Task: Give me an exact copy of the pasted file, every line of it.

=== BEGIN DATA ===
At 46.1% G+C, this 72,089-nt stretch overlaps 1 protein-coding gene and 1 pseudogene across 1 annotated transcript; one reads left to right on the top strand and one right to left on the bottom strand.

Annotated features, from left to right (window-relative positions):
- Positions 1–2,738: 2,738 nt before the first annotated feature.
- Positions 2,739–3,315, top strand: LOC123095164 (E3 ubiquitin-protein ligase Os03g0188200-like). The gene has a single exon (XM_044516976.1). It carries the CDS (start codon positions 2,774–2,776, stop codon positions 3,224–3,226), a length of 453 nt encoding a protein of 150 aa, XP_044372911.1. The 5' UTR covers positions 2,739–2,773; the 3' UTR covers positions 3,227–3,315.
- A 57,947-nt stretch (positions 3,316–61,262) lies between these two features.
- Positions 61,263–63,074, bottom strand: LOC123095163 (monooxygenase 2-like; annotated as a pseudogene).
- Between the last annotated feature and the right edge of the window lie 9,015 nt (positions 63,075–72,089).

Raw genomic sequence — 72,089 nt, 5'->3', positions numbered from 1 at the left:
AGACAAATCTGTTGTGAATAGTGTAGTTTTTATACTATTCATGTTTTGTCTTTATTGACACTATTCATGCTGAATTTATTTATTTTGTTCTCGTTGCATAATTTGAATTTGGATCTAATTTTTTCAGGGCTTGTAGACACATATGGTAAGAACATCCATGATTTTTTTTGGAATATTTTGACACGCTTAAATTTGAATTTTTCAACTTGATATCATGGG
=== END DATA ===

At 46.1% G+C, this 72,089-nt stretch overlaps 1 protein-coding gene and 1 pseudogene across 1 annotated transcript; one reads left to right on the top strand and one right to left on the bottom strand.

Annotated features, from left to right (window-relative positions):
- Positions 1–2,738: 2,738 nt before the first annotated feature.
- Positions 2,739–3,315, top strand: LOC123095164 (E3 ubiquitin-protein ligase Os03g0188200-like). The gene has a single exon (XM_044516976.1). It carries the CDS (start codon positions 2,774–2,776, stop codon positions 3,224–3,226), a length of 453 nt encoding a protein of 150 aa, XP_044372911.1. The 5' UTR covers positions 2,739–2,773; the 3' UTR covers positions 3,227–3,315.
- A 57,947-nt stretch (positions 3,316–61,262) lies between these two features.
- Positions 61,263–63,074, bottom strand: LOC123095163 (monooxygenase 2-like; annotated as a pseudogene).
- Between the last annotated feature and the right edge of the window lie 9,015 nt (positions 63,075–72,089).

Raw genomic sequence — 72,089 nt, 5'->3', positions numbered from 1 at the left:
AGACAAATCTGTTGTGAATAGTGTAGTTTTTATACTATTCATGTTTTGTCTTTATTGACACTATTCATGCTGAATTTATTTATTTTGTTCTCGTTGCATAATTTGAATTTGGATCTAATTTTTTCAGGGCTTGTAGACACATATGGTAAGAACATCCATGATTTTTTTTGGAATATTTTGACACGCTTAAATTTGAATTTTTCAACTTGATATCATGGG